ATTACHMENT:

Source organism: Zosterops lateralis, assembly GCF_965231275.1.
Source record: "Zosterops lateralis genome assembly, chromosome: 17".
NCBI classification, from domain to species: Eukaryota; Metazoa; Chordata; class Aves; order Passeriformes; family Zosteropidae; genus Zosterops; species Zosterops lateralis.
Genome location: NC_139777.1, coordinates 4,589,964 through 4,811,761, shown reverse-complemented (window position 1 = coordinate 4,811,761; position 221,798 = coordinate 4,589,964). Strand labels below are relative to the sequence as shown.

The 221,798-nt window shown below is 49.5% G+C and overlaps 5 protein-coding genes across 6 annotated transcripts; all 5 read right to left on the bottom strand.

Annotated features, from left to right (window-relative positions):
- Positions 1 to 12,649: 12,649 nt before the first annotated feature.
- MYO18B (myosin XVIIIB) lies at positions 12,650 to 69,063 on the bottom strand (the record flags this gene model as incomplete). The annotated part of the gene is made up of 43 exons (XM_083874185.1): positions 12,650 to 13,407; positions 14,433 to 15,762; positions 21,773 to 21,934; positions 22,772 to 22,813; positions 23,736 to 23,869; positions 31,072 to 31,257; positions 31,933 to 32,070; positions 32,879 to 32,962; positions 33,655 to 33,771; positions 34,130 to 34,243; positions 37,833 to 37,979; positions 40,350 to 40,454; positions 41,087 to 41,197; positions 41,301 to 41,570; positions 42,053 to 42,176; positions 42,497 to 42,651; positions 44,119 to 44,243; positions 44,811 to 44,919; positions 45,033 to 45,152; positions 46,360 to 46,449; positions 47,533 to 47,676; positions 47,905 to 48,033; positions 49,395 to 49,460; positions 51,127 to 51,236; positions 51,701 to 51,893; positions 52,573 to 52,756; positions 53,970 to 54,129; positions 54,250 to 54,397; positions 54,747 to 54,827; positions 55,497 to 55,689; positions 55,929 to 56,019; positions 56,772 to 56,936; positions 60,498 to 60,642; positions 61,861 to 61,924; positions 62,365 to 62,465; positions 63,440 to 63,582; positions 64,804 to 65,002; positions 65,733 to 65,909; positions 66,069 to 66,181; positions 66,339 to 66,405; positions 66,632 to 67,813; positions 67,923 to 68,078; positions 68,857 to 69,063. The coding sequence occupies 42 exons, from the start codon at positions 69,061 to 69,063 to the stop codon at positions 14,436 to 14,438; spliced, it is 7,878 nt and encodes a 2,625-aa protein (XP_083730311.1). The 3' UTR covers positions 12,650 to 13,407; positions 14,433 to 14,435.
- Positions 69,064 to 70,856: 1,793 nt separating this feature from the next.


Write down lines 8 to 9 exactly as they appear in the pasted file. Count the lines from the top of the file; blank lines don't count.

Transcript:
- MYO18B (myosin XVIIIB) lies at positions 12,650 to 69,063 on the bottom strand (the record flags this gene model as incomplete). The annotated part of the gene is made up of 43 exons (XM_083874185.1): positions 12,650 to 13,407; positions 14,433 to 15,762; positions 21,773 to 21,934; positions 22,772 to 22,813; positions 23,736 to 23,869; positions 31,072 to 31,257; positions 31,933 to 32,070; positions 32,879 to 32,962; positions 33,655 to 33,771; positions 34,130 to 34,243; positions 37,833 to 37,979; positions 40,350 to 40,454; positions 41,087 to 41,197; positions 41,301 to 41,570; positions 42,053 to 42,176; positions 42,497 to 42,651; positions 44,119 to 44,243; positions 44,811 to 44,919; positions 45,033 to 45,152; positions 46,360 to 46,449; positions 47,533 to 47,676; positions 47,905 to 48,033; positions 49,395 to 49,460; positions 51,127 to 51,236; positions 51,701 to 51,893; positions 52,573 to 52,756; positions 53,970 to 54,129; positions 54,250 to 54,397; positions 54,747 to 54,827; positions 55,497 to 55,689; positions 55,929 to 56,019; positions 56,772 to 56,936; positions 60,498 to 60,642; positions 61,861 to 61,924; positions 62,365 to 62,465; positions 63,440 to 63,582; positions 64,804 to 65,002; positions 65,733 to 65,909; positions 66,069 to 66,181; positions 66,339 to 66,405; positions 66,632 to 67,813; positions 67,923 to 68,078; positions 68,857 to 69,063. The coding sequence occupies 42 exons, from the start codon at positions 69,061 to 69,063 to the stop codon at positions 14,436 to 14,438; spliced, it is 7,878 nt and encodes a 2,625-aa protein (XP_083730311.1). The 3' UTR covers positions 12,650 to 13,407; positions 14,433 to 14,435.
- Positions 69,064 to 70,856: 1,793 nt separating this feature from the next.